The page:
It's that part of the cycle where it's important to remind you freaks of the wallet software you download. As Michael Goldstein said many years ago, Everyone's a Scammer looking to get your bitcoin. Scammers come in all shapes and sizes. Some will promise you that they can produce yield if you give them your bitcoin and allow them to allocate it to traders who will go outperform the market. Others will try to convince you that you should convert your bitcoin to their preferred shitcoin because it is destined to appreciate in BTC terms. There's even a class that will shamelessly tell you to keep your bitcoin on centralized exchanges, which have a history of going bust.
This class of scammer is a bit more sophisticated. There is a lot of effort that goes into selling a dream that gains are to be had or preserved if you take their advice. This type of scammer typically wears a suit, a sheek silicon valley startup outfit, or a wizard costume. This type of scammer preys on individuals who should otherwise know better, but are easily suceptible to flashy confident talking.
On the other side of the spectrum is a class of scammer that preys on people simply looking to properly secure their bitcoin. The unsuspecting innocent victim who thinks they're doing the right thing by downloading wallet software to secure their bitcoin properly. There are no front men to these scams outside of sleek websites and "Download" buttons. Something like the scam wallet above attempting to get users of the Trezor wallet to download a mobile app they assume is connected with the company and insert their seed phrase so their funds can be swept to a wallet controlled by the scammer.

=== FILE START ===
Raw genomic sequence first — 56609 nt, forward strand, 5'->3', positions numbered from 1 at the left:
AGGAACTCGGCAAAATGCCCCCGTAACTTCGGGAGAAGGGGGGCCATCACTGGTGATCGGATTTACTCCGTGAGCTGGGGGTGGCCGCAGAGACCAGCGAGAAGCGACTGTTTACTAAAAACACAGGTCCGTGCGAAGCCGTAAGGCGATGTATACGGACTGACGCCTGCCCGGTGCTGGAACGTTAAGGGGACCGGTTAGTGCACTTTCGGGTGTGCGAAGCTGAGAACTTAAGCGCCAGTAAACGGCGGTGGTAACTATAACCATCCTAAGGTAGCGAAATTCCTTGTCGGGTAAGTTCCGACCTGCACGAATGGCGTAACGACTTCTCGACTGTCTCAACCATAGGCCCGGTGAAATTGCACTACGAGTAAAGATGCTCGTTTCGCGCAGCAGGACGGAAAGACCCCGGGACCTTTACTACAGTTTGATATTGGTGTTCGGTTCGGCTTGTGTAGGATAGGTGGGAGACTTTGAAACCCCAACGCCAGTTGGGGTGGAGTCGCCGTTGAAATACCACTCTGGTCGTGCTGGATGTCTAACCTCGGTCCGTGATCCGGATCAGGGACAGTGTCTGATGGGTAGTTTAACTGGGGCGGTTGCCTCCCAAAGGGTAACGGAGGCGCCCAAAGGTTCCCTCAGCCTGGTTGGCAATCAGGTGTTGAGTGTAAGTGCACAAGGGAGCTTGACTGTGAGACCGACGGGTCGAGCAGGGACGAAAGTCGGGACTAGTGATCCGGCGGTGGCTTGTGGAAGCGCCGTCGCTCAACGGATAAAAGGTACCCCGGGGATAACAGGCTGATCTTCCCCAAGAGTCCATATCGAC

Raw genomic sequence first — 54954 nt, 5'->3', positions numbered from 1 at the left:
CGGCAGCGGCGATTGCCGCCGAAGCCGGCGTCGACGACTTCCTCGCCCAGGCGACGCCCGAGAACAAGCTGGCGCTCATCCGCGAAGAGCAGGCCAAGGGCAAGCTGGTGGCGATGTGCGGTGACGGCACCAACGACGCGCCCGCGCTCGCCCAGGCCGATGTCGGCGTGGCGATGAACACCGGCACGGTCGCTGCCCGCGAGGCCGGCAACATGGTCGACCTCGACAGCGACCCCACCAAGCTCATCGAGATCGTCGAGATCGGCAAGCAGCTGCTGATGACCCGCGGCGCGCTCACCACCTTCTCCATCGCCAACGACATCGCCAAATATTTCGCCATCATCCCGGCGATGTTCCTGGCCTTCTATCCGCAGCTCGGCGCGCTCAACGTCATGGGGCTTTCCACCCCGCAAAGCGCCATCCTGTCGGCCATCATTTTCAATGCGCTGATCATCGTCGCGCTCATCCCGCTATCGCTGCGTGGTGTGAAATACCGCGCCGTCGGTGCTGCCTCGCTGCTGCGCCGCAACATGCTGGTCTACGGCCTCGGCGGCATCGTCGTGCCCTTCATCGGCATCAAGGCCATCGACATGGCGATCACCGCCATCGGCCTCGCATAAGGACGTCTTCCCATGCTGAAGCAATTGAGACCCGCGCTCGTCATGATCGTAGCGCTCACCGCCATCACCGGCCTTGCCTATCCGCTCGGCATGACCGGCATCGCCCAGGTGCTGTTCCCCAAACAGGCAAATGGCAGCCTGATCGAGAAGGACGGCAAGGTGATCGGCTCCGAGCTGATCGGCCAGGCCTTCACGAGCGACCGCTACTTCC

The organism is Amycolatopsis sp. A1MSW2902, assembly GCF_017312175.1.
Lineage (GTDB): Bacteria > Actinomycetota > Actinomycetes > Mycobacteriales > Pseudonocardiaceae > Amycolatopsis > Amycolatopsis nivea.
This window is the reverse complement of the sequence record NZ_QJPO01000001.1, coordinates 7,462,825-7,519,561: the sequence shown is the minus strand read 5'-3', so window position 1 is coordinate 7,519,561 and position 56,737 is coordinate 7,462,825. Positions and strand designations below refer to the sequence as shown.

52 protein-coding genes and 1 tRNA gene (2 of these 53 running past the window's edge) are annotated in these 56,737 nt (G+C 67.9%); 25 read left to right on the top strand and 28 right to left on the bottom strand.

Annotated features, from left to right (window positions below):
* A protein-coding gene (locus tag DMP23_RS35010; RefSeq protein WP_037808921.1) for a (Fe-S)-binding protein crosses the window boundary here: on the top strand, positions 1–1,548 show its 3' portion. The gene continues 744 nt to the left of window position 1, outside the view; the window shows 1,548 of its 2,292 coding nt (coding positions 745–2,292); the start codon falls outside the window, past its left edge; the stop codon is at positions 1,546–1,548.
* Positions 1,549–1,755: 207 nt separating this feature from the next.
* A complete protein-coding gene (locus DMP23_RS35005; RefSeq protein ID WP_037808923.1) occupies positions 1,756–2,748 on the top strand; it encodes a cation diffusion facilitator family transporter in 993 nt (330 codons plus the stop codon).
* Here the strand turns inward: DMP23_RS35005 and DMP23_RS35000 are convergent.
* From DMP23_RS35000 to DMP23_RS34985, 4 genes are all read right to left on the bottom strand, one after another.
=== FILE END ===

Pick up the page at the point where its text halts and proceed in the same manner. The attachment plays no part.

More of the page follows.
This is something everyone should be hyper aware of when downloading any wallet software. There are scammers across the internet attempting to convince you that you are downloading secure and trustworthy software when you are actually downloading malware. To avoid this you should incorporate few best practices when downloading and using wallet software:
- Identify the company or project's official GitHub page and download the software directly from there. Ideally verifying the PGP key associated with the project.
- If you are not technically capable of doing that or are not comfortable with GitHub, the very least you can do is download the software from the official website associated with the company or project whose software you are using. Err on the side of caution and type the URL in manually.
- When buying a hardware device, always buy directly from the manufacturer's website. Resellers, even if verified by the manufacturer, are a no-go for your Uncle Marty.
- NEVER put your seed phrase into an app if they prompt you to do so out of the blue. The only time you should need to enter a seed phrase when using a wallet is when you are consciously recovering a wallet using a seed phrase, which typically requires a multi-step UX flow. And this should always be done on a dedicated hardware wallet if possible. If you recover from seed via a mobile or desktop wallet that forces you to type whole words out, you should immediately sweep the funds to another wallet upon recovery.
- Do not click links sent via email from "wallet providers".
- Don't be afraid to ask a friend or DM someone you deem to be an "expert" in the space (my DMs are open) if you feel uneasy about a particular software. A reference check can't hurt.
I don't think it's clear whether or not the fake Trezor suite app has successfully conned anyone into coughing up their seed phrase, but the liklihood is that there has been some victims that have fallen prey to this scam.
Securing bitcoin is a very serious matter that should not be taken lightly. Take your time. Do your research. Cross reference the official sites of these providers using social media and GitHub. Ask a friend or someone on Twitter if you are not sure. Most importantly, be aware that this type of scamming exists.
I can hear the ocean calling me.